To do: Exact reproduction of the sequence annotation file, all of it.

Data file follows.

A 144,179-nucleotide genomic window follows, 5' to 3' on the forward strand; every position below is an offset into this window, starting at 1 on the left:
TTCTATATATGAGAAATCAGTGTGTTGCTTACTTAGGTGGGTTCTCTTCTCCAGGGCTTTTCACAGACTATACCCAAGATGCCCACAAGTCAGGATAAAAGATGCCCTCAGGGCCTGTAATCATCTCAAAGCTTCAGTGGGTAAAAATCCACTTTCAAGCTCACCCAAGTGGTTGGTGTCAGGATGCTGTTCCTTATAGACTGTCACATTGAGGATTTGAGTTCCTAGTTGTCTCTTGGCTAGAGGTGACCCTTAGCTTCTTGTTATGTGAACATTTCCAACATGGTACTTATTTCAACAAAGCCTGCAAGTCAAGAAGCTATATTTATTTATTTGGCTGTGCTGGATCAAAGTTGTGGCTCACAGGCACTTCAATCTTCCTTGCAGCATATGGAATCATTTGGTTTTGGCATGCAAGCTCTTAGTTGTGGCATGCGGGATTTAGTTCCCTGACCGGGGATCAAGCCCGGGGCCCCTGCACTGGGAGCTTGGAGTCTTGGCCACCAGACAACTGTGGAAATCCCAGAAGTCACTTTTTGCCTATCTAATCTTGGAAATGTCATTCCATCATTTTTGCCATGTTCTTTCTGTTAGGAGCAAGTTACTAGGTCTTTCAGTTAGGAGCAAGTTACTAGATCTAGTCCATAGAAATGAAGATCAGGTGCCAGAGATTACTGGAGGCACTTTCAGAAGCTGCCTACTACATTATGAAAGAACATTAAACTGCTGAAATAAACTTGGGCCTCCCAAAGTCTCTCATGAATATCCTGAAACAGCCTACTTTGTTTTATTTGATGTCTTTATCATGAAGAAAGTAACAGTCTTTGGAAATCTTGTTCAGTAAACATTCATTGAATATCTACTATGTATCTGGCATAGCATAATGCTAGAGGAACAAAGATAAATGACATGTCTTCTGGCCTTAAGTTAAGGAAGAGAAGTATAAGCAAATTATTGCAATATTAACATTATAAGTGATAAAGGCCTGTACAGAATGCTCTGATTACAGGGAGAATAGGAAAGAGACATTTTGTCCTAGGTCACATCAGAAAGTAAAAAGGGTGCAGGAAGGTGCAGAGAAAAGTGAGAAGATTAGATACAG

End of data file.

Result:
A 144,179-nucleotide genomic window follows, 5' to 3' on the forward strand; every position below is an offset into this window, starting at 1 on the left:
TTCTATATATGAGAAATCAGTGTGTTGCTTACTTAGGTGGGTTCTCTTCTCCAGGGCTTTTCACAGACTATACCCAAGATGCCCACAAGTCAGGATAAAAGATGCCCTCAGGGCCTGTAATCATCTCAAAGCTTCAGTGGGTAAAAATCCACTTTCAAGCTCACCCAAGTGGTTGGTGTCAGGATGCTGTTCCTTATAGACTGTCACATTGAGGATTTGAGTTCCTAGTTGTCTCTTGGCTAGAGGTGACCCTTAGCTTCTTGTTATGTGAACATTTCCAACATGGTACTTATTTCAACAAAGCCTGCAAGTCAAGAAGCTATATTTATTTATTTGGCTGTGCTGGATCAAAGTTGTGGCTCACAGGCACTTCAATCTTCCTTGCAGCATATGGAATCATTTGGTTTTGGCATGCAAGCTCTTAGTTGTGGCATGCGGGATTTAGTTCCCTGACCGGGGATCAAGCCCGGGGCCCCTGCACTGGGAGCTTGGAGTCTTGGCCACCAGACAACTGTGGAAATCCCAGAAGTCACTTTTTGCCTATCTAATCTTGGAAATGTCATTCCATCATTTTTGCCATGTTCTTTCTGTTAGGAGCAAGTTACTAGGTCTTTCAGTTAGGAGCAAGTTACTAGATCTAGTCCATAGAAATGAAGATCAGGTGCCAGAGATTACTGGAGGCACTTTCAGAAGCTGCCTACTACATTATGAAAGAACATTAAACTGCTGAAATAAACTTGGGCCTCCCAAAGTCTCTCATGAATATCCTGAAACAGCCTACTTTGTTTTATTTGATGTCTTTATCATGAAGAAAGTAACAGTCTTTGGAAATCTTGTTCAGTAAACATTCATTGAATATCTACTATGTATCTGGCATAGCATAATGCTAGAGGAACAAAGATAAATGACATGTCTTCTGGCCTTAAGTTAAGGAAGAGAAGTATAAGCAAATTATTGCAATATTAACATTATAAGTGATAAAGGCCTGTACAGAATGCTCTGATTACAGGGAGAATAGGAAAGAGACATTTTGTCCTAGGTCACATCAGAAAGTAAAAAGGGTGCAGGAAGGTGCAGAGAAAAGTGAGAAGATTAGATACAG